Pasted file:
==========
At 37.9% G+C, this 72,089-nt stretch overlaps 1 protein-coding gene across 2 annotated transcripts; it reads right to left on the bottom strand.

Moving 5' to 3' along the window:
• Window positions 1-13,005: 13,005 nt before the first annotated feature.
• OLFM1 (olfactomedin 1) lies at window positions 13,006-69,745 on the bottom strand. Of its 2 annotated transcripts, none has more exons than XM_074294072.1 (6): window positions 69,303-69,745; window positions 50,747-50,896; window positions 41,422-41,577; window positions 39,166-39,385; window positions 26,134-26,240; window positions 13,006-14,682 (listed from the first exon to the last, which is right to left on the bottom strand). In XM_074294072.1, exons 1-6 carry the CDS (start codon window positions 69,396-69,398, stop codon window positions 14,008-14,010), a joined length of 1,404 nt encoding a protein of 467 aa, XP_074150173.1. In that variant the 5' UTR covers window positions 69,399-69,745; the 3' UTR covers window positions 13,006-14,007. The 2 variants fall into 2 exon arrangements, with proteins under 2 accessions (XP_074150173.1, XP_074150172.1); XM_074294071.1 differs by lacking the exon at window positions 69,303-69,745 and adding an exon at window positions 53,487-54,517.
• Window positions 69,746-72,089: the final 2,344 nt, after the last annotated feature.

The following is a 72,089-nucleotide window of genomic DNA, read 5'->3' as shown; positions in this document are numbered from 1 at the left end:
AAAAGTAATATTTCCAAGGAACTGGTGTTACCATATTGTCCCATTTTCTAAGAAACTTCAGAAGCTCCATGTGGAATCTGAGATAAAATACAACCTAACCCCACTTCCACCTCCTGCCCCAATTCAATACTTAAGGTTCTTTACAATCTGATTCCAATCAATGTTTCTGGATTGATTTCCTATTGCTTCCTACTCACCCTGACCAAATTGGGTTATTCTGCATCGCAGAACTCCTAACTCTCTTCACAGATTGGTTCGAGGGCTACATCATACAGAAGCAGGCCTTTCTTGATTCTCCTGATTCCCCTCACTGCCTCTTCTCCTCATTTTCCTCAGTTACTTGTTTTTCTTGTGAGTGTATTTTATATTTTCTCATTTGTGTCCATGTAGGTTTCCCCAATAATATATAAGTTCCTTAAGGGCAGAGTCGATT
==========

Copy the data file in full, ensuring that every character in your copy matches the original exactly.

At 37.9% G+C, this 72,089-nt stretch overlaps 1 protein-coding gene across 2 annotated transcripts; it reads right to left on the bottom strand.

Moving 5' to 3' along the window:
• Window positions 1-13,005: 13,005 nt before the first annotated feature.
• OLFM1 (olfactomedin 1) lies at window positions 13,006-69,745 on the bottom strand. Of its 2 annotated transcripts, none has more exons than XM_074294072.1 (6): window positions 69,303-69,745; window positions 50,747-50,896; window positions 41,422-41,577; window positions 39,166-39,385; window positions 26,134-26,240; window positions 13,006-14,682 (listed from the first exon to the last, which is right to left on the bottom strand). In XM_074294072.1, exons 1-6 carry the CDS (start codon window positions 69,396-69,398, stop codon window positions 14,008-14,010), a joined length of 1,404 nt encoding a protein of 467 aa, XP_074150173.1. In that variant the 5' UTR covers window positions 69,399-69,745; the 3' UTR covers window positions 13,006-14,007. The 2 variants fall into 2 exon arrangements, with proteins under 2 accessions (XP_074150173.1, XP_074150172.1); XM_074294071.1 differs by lacking the exon at window positions 69,303-69,745 and adding an exon at window positions 53,487-54,517.
• Window positions 69,746-72,089: the final 2,344 nt, after the last annotated feature.

The following is a 72,089-nucleotide window of genomic DNA, read 5'->3' as shown; positions in this document are numbered from 1 at the left end:
AAAAGTAATATTTCCAAGGAACTGGTGTTACCATATTGTCCCATTTTCTAAGAAACTTCAGAAGCTCCATGTGGAATCTGAGATAAAATACAACCTAACCCCACTTCCACCTCCTGCCCCAATTCAATACTTAAGGTTCTTTACAATCTGATTCCAATCAATGTTTCTGGATTGATTTCCTATTGCTTCCTACTCACCCTGACCAAATTGGGTTATTCTGCATCGCAGAACTCCTAACTCTCTTCACAGATTGGTTCGAGGGCTACATCATACAGAAGCAGGCCTTTCTTGATTCTCCTGATTCCCCTCACTGCCTCTTCTCCTCATTTTCCTCAGTTACTTGTTTTTCTTGTGAGTGTATTTTATATTTTCTCATTTGTGTCCATGTAGGTTTCCCCAATAATATATAAGTTCCTTAAGGGCAGAGTCGATT